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I once have a tablet (Samsung Galaxy Tab 3 GT-P5210) that has an IR blaster built to it.

I sometimes use it to control the TV on our house if the remote is lost.

Now, I don't understand that if I use it to control the TV, they are saying that the TV will be damaged.

Is this true, or is this some kind of a myth, so that only the "traditional and usual" way of controlling appliances (which is the remote) will only be followed?
Like, the technology is improving, and we now have an IR remote built on our phones and tablets, but we should still use the remote built for that appliance?

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    \$\begingroup\$ Who are they? I find it highly unlikely. \$\endgroup\$ – winny Feb 18 '18 at 9:47
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    \$\begingroup\$ Does she have a degree in EE? \$\endgroup\$ – winny Feb 18 '18 at 10:02
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    \$\begingroup\$ @winny Probably no. I think, she is saying that because she don't want me to use the tablet for controlling the TV. She only want us to use the remote. \$\endgroup\$ – Lloyd Dominic Feb 18 '18 at 10:08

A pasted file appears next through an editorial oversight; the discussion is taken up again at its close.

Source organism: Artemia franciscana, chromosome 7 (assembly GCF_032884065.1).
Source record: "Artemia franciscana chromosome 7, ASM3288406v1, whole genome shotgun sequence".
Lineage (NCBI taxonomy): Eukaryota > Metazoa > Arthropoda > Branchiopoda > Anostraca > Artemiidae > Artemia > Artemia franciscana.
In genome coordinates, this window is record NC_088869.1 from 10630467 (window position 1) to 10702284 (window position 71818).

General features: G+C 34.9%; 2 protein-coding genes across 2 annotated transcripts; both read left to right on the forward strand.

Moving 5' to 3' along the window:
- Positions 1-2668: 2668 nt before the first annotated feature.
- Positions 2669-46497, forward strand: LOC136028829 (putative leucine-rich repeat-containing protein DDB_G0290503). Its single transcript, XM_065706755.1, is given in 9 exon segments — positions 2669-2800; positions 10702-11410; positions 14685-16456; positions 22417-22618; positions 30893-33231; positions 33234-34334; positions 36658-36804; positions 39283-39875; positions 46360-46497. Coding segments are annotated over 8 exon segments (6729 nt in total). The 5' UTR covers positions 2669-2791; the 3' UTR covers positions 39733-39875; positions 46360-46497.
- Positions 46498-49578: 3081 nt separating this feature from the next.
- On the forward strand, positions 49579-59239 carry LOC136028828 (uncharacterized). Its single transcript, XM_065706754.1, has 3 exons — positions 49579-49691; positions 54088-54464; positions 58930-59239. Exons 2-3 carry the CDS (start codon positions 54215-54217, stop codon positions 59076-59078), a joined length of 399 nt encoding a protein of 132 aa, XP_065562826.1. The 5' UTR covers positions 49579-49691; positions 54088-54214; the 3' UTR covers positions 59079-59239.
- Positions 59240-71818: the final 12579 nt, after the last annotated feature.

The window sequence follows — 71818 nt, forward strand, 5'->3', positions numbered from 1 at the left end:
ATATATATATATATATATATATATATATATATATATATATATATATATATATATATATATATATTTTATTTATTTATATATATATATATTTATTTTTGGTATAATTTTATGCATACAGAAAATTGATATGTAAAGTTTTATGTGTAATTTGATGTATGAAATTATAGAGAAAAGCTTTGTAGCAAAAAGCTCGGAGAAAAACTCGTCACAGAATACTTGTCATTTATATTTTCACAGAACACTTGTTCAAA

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    \$\begingroup\$ Maybe Samsung shouldn't had advertized it as a blaster. \$\endgroup\$ – Janka Feb 18 '18 at 10:24
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    \$\begingroup\$ All of this over semantics..yeesh! VTC. \$\endgroup\$ – Sparky256 Feb 19 '18 at 3:21
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Since IR is just light that is invisible to the human eye, it can't really damage the TV. They switch the IR LED in the remote on and off at a given frequency to represent a set digital value, that the TV then decodes.

Blocking other IR signals is a different topic, but it's highly unlikely. Btw, you can see IR through older cameras that don't have IR filtering.

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    \$\begingroup\$ as @Janka pointed out, some service-only remote codes can change settings in your TV, but it's highly unlikely that a tablet randomly has those programmed \$\endgroup\$ – DaniFoldi Feb 18 '18 at 10:32
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The Samsung tool could accidentally issue RC codes meant for service technicians only. The last CRT I had died slowly, and the technician came and took out his service remote and could adjust the TV through it. It was even possible to select the high voltage level - that was meant to have the same electronics for different sized tubes. It stored the changed parameters into the TVs EEPROM.

So yes, using random remote codes can damage your TV.

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